First published in the Saddleworth Independent
LOCAL people are invited to help draw up new ward boundaries across Oldham as part of a review by the Local Government Boundary Commission for England.
The commission is carrying out the review nationwide to make sure councillors represent about the same number of electors and ward arrangements help the council work effectively.
They also want to ensure that wards have boundaries that are appropriate, reflecting community ties and identities.
Currently in Oldham there are 20 electoral wards, represented by 44 Labour councillors, eight Liberal Democrats, four Conservatives and two Independents. There are two vacant seats.
Saddleworth’s wards are Saddleworth North, Saddleworth South and Saddleworth West & Lees, each represented by three councillors.
The Commission has decided that the number of councillors in Oldham in should remain at 60 across the borough.
Residents and organisations can submit their thoughts on the local area and ward boundaries during a ten-week consultation, which runs until March 16, 2021.
The Commission is interested in views on which communities should be part of the same ward and what facilities people share, such as parks, leisure centres or schools and shopping area.
What issues do neighbouring communities face that they have in common, such as high numbers of visitors or heavy traffic?
Have there been new housing or commercial developments that have changed the focus of communities? And are there roads, rivers, railways or other features that people believe form strong boundaries between neighbourhoods?
The Commission will use local views to help draw up proposals for the new ward boundaries and then there will be a further round of consultation.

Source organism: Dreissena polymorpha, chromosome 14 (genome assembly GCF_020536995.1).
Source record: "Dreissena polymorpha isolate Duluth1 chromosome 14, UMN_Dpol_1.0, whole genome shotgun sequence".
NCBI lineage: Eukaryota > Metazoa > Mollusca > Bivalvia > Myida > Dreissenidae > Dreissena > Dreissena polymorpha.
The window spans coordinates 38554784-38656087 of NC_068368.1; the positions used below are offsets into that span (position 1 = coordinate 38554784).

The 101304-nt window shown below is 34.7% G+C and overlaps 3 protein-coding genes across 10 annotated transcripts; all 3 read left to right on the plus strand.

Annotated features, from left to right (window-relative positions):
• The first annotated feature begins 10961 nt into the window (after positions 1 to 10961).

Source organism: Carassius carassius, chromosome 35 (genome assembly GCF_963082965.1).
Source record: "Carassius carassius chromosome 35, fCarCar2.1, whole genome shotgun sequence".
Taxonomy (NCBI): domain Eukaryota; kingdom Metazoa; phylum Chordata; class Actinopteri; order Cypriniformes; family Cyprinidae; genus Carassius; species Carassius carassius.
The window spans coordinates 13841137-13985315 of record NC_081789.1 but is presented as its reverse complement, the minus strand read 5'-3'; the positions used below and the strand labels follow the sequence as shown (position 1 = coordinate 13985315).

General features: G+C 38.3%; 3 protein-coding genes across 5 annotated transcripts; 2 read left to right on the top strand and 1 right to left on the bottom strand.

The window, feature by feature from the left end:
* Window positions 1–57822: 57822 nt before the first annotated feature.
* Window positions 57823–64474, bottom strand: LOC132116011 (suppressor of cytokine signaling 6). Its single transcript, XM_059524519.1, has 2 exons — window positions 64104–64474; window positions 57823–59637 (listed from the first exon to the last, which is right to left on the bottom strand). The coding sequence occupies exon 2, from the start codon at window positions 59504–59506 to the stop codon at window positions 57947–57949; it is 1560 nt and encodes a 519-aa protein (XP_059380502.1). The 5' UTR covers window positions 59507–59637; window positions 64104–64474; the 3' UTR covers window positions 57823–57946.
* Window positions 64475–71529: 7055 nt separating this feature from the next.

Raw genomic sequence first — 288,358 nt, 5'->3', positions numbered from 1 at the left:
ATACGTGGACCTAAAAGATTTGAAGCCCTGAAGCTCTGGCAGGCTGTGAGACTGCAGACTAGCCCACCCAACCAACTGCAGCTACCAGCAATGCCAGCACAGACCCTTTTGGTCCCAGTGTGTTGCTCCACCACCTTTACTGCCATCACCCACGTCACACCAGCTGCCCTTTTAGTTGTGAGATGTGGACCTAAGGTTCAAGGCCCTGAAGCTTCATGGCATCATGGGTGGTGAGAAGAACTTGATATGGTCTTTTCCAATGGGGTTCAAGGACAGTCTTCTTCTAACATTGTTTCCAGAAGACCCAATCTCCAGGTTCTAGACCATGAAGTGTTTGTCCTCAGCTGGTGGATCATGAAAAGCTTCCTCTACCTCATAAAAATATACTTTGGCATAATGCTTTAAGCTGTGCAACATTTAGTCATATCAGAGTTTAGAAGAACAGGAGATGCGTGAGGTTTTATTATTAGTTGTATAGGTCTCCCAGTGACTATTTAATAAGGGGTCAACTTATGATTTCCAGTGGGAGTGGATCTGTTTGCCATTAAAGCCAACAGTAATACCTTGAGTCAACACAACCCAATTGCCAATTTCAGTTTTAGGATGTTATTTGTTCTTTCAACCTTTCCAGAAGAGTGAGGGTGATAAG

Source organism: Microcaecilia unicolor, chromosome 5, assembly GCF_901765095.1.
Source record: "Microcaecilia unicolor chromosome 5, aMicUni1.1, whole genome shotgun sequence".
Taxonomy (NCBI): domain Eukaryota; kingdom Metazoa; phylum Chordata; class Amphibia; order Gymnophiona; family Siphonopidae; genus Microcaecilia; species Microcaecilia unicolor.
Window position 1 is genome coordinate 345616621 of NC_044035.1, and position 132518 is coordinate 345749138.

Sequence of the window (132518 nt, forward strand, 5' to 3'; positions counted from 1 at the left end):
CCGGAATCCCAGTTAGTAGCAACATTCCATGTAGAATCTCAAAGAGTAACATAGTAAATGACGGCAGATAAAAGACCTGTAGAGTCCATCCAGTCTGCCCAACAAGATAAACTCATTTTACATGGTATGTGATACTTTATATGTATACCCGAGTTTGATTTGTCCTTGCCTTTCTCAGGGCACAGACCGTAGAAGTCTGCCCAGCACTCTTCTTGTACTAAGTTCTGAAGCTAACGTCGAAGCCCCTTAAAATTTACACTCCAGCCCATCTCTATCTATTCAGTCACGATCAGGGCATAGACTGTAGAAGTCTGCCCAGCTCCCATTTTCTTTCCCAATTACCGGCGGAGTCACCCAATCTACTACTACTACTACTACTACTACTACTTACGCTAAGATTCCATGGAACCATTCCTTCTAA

That consultation is currently expected to take place from June 1, 2021 to August 9, 2021 before final recommendations are published on November 2, 2021.
Professor Colin Mellors, Chair of the Commission, said: “We want people in Oldham to help us. We want our proposals for new electoral arrangements to reflect communities.
“We also want them to be easy to understand and convenient for local people.
“Residents and local organisations can help us understand community ties and identities at this early stage of the process.
“It’s easy to get involved – go to our website or can e-mail or write to us. Just tell us what you think and give us some details why you think that. It’s really simple, so do get involved.”
Oldham Liberal Democrats have argued since 2012 that the number of councillors should be cut from three to two per ward to save taxpayers at least £190,000 a year.
Cllr Howard Sykes said the group was ‘disappointed’ to hear the Commission has chosen to keep Oldham’s councillors at 60.
He added: “Times have changed since the current councillor numbers were agreed.
“The Committee system has been replaced with a Cabinet so only a handful of councillors are involved in daily decision-making.
“We now live in a world of social media, emails and online meetings, making the conduct of council business far quicker and easier, without the time-consuming commuting.
“Even more important, the number of staff at the council and the budget with which the council delivers services have halved over the last decade.
“We believe it is only right and proper that the number of councillors should be reduced and both staff numbers, services and budgets have.”
The Commission has a dedicated section on its website where people can give their views: consultation.lgbce.org.uk/have-your-say/24328
People can also give their views by e-mail at email@example.com and by post: The Review Officer for Oldham, LGBCE, PO Box 133, Blyth, NE24 9FE.